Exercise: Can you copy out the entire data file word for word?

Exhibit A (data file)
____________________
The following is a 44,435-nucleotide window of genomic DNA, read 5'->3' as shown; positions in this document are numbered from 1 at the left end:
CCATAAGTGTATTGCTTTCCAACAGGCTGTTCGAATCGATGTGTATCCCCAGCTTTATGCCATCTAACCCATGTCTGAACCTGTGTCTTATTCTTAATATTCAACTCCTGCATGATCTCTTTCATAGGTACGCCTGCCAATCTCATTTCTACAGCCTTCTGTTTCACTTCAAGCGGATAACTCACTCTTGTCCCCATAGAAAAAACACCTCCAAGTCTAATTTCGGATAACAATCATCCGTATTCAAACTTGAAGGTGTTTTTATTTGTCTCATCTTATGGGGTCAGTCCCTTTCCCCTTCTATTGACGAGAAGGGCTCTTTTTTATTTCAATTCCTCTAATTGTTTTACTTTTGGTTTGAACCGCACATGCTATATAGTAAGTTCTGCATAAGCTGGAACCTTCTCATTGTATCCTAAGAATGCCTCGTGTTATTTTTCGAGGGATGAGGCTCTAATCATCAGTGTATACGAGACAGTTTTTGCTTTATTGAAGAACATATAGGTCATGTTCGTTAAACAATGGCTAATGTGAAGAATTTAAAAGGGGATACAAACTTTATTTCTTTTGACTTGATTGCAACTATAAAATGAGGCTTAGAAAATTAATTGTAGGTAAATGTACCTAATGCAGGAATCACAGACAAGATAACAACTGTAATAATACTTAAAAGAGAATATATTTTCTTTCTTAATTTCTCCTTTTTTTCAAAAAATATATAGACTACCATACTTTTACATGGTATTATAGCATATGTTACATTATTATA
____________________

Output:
The following is a 44,435-nucleotide window of genomic DNA, read 5'->3' as shown; positions in this document are numbered from 1 at the left end:
CCATAAGTGTATTGCTTTCCAACAGGCTGTTCGAATCGATGTGTATCCCCAGCTTTATGCCATCTAACCCATGTCTGAACCTGTGTCTTATTCTTAATATTCAACTCCTGCATGATCTCTTTCATAGGTACGCCTGCCAATCTCATTTCTACAGCCTTCTGTTTCACTTCAAGCGGATAACTCACTCTTGTCCCCATAGAAAAAACACCTCCAAGTCTAATTTCGGATAACAATCATCCGTATTCAAACTTGAAGGTGTTTTTATTTGTCTCATCTTATGGGGTCAGTCCCTTTCCCCTTCTATTGACGAGAAGGGCTCTTTTTTATTTCAATTCCTCTAATTGTTTTACTTTTGGTTTGAACCGCACATGCTATATAGTAAGTTCTGCATAAGCTGGAACCTTCTCATTGTATCCTAAGAATGCCTCGTGTTATTTTTCGAGGGATGAGGCTCTAATCATCAGTGTATACGAGACAGTTTTTGCTTTATTGAAGAACATATAGGTCATGTTCGTTAAACAATGGCTAATGTGAAGAATTTAAAAGGGGATACAAACTTTATTTCTTTTGACTTGATTGCAACTATAAAATGAGGCTTAGAAAATTAATTGTAGGTAAATGTACCTAATGCAGGAATCACAGACAAGATAACAACTGTAATAATACTTAAAAGAGAATATATTTTCTTTCTTAATTTCTCCTTTTTTTCAAAAAATATATAGACTACCATACTTTTACATGGTATTATAGCATATGTTACATTATTATA